– It will cost millions and you will have to deal with the aftermath for years to come.
This ominous prophecy of mine came up in a conversation with a manager working in an organisation that is in the middle of a significant process of change. I made this prediction with a certain degree of emphasis in my voice. I have met far too many change leaders, project managers and managers who have become angry or discouraged to the point where they feel there is no other option than to resign. For them, this decision was an act of self-preservation. Let us see what we can learn from these situations.
In one assignment I was training project managers in change management whose frustration bordered to despair. Despite the fact that the project managers had the backing of the organisation's top managers, they told me they were being met with huge resistance (including out and out scorn) as they attempted to implement new initiatives in management teams at various levels of the organisation.
In another organisation I was coaching a manager who had an infected relationship with a change leader who she felt interfered in her team with the sensitivity of a bulldozer. To make things even more complicated, in both these organisations extensive workshops relating to the change had been conducted that the managers felt had been meaningful. I also heard feedback from the vast majority of managers that the planned changes aimed for was positive. So how do we make sense of this?
My hypothesis is that when planning for the change, the powers that be had underestimated the strength of group dynamics and the issue of (perceived) loss of influence in both managerial and professional roles. These concerns hung over the situations like dark rain clouds. Closely linked to these concerns, there was also a lack of agreed responsibilities and mandates in two main areas:
The first area was that both processes would result in matrix organisations. Each manager was given a new role and the management teams were restructured. Each manager and management team had several new interfaces to deal with. In the policy documents I read, it was not difficult to see how everything was supposed to be connected. But translating those documents into reality was another matter entirely. I worked with several management teams where we spent a lot of time delving into seemingly obvious and basic questions such as who reported to who.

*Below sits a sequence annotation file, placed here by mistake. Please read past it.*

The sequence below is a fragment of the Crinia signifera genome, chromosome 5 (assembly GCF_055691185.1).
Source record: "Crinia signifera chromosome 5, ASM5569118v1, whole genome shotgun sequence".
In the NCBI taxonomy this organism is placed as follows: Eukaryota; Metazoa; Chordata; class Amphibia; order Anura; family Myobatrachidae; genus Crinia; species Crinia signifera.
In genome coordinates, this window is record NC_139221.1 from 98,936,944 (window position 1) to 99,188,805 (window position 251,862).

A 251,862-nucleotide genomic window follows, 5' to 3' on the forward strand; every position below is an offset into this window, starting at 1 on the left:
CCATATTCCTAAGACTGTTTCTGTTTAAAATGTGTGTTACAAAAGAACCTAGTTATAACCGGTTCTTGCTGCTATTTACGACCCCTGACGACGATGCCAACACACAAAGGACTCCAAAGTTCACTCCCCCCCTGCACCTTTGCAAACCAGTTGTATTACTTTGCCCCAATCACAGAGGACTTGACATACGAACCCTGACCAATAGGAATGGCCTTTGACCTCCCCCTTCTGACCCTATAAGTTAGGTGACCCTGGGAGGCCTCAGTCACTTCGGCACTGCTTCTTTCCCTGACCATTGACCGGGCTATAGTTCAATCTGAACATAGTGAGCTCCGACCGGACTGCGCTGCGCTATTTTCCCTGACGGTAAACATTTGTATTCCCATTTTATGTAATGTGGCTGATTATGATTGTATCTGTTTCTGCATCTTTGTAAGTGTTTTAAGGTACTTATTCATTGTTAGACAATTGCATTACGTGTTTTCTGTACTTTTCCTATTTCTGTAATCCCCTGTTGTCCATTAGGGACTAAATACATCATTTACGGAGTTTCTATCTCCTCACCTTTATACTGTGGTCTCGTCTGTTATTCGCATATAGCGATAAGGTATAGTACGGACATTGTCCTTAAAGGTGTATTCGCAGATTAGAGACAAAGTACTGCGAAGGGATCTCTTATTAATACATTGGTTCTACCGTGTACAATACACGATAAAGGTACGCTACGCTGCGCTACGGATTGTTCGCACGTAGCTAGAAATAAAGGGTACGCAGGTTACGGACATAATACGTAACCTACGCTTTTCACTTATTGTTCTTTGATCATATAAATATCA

The second area involved the mandates in the change processes themselves. The project managers mentioned above responded with "yes, but…" to almost everything I proposed because they felt more or less powerless. Thinking on my feet I knew I needed to change the purpose of the assignment from giving the project managers tools for change management to working on how they could obtain a clear mandate from the management teams they were supposed to collaborate with.
Regarding the manager who perceived her team was the victim of a bulldozer, I asked her to consider that the change leader most likely wouldn't define the situation as him being a bulldozer. More likely he was acting on the mandate he feels he has been given, a mandate the manager didn't recognise. Defining the situation as a clash between perceptions of mandate, it is possible to negotiate instead of taking the situation personally and being overwhelmed with frustration.
If you are considering change in your organisation, you might be interested in my free guides: Organisational development: Unleash the potential for improvement, as well as What they don't tell you about change menagement. You will find them here.
The clients who reach out to me are managing directors, management teams, and executives who want to realise the potential in their organisations and accomplish extraordinary results. They reach out to me because of my ability to transform individuals, teams, and organisations.